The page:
Carson National Forest Planning Prescribed Pile Burn to Reduce Fuels

Taos, NM – October 6, 2021Fire managers on the Carson National Forest are planning to implement prescribed pile burns in the Canjilon Lakes Campground this fall. The piles are a result of hazard tree removal efforts during the last several years.

The Canjilon Lakes Piles prescribed burn encompasses a 186-acre area. The pile burns are planned to be implemented between October 7 through December 12 only when conditions are favorable for burning.

The decision to implement a specific prescribed burn depends on multiple conditions, including the national wildland fire preparedness level and resource availability, fuel moisture levels, air quality, ventilation, and forecasted weather and winds. During the COVID-19 pandemic, fire managers consider smoke impacts to communities before making a final decision to implement a prescribed burn.

The prescribed burn is designed to meet specific objectives and will be managed with firefighter and public safety as the first priority.

Smoke may be visible from the communities of Canjilon, Cebolla, Placita Garcia, Rincon Blanco, Abiquiú, Ghost Ranch and Tierra Amarilla areas during and after ignitions begin. The Carson National Forest manages prescribed fires in compliance with New Mexico state regulations on air quality and smoke management. Smoke-sensitive individuals and people with respiratory problems or heart disease are encouraged to take precautionary measures. Information on air quality and protecting your health can be found online at the New Mexico Department of Health (NMDOH) Environmental Public Health Tracking (EPHT) website.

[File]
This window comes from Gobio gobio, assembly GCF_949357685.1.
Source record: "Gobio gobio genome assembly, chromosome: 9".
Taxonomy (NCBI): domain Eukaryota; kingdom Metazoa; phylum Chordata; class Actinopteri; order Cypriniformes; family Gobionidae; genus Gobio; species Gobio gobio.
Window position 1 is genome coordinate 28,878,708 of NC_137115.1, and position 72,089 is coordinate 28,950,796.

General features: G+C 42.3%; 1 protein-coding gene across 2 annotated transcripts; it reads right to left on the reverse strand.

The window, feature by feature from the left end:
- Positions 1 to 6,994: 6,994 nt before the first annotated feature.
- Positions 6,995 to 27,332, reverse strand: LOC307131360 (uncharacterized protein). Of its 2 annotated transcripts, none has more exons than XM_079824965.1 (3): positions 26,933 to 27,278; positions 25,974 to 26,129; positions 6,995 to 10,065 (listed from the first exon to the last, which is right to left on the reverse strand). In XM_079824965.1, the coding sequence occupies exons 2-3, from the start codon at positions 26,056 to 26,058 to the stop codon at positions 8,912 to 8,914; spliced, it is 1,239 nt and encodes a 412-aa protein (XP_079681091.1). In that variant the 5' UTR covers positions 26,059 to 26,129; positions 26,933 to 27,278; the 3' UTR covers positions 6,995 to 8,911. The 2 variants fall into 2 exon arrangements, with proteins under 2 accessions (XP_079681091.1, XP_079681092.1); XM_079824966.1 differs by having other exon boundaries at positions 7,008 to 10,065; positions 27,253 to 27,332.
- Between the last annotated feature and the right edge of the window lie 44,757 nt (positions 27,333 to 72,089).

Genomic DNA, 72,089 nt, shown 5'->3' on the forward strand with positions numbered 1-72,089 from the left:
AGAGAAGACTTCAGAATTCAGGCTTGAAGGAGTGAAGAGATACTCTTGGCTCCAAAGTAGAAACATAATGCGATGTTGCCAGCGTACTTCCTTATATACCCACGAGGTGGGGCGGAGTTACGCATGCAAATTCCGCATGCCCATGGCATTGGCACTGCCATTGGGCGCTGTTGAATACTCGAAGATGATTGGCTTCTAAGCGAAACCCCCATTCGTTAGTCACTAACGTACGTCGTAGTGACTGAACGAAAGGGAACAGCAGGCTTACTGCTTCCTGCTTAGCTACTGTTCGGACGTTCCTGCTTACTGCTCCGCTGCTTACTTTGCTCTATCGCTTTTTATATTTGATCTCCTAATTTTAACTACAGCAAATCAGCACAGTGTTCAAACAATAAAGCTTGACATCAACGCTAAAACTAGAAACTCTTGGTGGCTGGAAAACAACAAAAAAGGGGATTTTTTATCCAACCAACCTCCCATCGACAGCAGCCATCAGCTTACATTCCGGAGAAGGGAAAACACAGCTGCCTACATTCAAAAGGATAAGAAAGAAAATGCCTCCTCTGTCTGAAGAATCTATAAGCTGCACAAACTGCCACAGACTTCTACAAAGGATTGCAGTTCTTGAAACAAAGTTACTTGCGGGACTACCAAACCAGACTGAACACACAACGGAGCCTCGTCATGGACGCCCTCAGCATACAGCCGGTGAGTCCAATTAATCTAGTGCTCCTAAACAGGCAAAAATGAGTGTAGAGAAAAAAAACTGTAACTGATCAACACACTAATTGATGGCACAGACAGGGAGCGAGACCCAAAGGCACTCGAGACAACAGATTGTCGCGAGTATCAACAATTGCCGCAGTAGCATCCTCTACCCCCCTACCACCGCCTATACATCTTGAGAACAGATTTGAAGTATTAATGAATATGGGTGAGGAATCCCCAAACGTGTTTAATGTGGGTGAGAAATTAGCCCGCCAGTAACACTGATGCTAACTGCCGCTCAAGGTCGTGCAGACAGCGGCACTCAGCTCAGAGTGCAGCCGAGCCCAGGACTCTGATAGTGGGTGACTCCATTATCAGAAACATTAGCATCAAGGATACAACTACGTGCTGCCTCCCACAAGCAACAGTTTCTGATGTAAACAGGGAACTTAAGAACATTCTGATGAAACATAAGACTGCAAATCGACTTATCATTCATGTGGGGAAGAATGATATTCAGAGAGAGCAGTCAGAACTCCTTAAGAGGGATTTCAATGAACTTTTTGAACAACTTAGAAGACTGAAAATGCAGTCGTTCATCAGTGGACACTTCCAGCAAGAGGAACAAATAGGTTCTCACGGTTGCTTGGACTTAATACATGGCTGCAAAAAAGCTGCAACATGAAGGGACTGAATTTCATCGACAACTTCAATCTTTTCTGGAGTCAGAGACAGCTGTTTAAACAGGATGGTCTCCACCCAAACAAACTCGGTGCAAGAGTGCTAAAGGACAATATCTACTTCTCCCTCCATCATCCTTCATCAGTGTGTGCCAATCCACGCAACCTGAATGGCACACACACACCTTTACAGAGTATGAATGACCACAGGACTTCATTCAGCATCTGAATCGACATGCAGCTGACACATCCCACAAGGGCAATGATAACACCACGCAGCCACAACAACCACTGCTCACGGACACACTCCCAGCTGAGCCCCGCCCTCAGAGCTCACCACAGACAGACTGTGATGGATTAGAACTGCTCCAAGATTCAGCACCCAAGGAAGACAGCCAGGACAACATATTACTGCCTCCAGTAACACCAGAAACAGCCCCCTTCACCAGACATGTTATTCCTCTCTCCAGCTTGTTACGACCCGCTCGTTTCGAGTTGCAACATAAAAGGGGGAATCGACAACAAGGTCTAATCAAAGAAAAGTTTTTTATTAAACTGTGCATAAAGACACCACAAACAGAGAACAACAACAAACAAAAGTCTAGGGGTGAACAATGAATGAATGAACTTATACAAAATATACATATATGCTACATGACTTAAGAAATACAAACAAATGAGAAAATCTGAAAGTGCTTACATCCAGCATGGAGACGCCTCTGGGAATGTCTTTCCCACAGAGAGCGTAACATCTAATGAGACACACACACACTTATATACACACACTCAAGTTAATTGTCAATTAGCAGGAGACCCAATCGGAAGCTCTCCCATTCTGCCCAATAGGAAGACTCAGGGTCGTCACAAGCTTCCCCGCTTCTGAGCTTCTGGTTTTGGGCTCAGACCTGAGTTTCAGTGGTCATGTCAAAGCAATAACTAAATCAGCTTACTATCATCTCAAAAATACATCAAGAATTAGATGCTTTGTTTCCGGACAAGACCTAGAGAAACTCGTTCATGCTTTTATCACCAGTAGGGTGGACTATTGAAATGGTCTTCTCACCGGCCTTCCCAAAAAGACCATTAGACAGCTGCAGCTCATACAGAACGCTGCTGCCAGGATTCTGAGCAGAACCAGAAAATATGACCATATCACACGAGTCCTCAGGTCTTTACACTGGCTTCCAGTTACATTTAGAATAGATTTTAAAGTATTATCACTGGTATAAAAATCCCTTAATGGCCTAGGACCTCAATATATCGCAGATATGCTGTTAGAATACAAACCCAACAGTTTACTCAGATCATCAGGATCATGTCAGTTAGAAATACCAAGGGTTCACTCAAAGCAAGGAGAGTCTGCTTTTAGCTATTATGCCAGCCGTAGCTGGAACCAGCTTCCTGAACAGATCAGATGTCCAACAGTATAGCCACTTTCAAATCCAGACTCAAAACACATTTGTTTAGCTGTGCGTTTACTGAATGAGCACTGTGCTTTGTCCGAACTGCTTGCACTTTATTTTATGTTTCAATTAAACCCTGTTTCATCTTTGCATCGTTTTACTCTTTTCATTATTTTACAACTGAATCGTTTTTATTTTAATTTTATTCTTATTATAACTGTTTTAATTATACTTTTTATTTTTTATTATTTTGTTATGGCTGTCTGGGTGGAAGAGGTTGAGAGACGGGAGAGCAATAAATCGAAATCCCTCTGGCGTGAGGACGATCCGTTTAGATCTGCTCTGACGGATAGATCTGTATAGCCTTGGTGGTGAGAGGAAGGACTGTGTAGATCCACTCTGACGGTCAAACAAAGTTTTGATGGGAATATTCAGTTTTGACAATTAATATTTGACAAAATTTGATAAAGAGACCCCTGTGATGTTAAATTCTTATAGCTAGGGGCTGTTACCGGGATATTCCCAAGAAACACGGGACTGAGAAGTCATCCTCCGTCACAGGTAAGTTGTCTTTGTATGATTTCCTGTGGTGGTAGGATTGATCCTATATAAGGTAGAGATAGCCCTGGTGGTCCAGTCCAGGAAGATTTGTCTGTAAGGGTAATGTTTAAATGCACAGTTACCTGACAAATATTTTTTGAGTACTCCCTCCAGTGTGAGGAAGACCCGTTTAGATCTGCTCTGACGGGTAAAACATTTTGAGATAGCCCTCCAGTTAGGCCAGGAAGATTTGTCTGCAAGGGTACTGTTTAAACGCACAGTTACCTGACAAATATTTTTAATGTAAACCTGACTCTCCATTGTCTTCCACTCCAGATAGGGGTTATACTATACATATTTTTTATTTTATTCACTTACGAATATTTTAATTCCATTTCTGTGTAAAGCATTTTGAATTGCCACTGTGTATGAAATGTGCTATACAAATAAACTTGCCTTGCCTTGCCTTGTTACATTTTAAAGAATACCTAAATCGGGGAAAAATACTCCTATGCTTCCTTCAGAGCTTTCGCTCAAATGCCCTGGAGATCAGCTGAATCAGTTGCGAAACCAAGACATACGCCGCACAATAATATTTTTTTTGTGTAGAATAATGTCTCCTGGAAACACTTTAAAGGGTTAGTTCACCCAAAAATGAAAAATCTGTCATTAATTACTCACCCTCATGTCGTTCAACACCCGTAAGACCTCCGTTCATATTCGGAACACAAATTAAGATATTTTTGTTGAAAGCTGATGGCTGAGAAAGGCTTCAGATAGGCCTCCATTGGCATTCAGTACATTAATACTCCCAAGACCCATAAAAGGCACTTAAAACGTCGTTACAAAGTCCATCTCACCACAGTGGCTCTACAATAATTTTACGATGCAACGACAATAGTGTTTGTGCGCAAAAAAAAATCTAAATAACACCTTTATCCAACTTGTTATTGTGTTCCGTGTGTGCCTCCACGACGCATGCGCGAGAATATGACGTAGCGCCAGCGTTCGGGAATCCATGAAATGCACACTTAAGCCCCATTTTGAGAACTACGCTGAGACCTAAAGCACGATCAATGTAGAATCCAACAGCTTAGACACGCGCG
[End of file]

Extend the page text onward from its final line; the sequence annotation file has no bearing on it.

Prescribed fire is part of a science-based framework for managing ponderosa pine and dry mixed-conifer forests like the Carson National Forest to reduce the risk of high-severity wildfire and allow low-intensity fire to play its natural role in a frequent-fire ecosystem.

Fire updates will be posted on the Carson National Forest website, New Mexico Fire Information website and on the Carson National Forest Facebook and Twitter pages.

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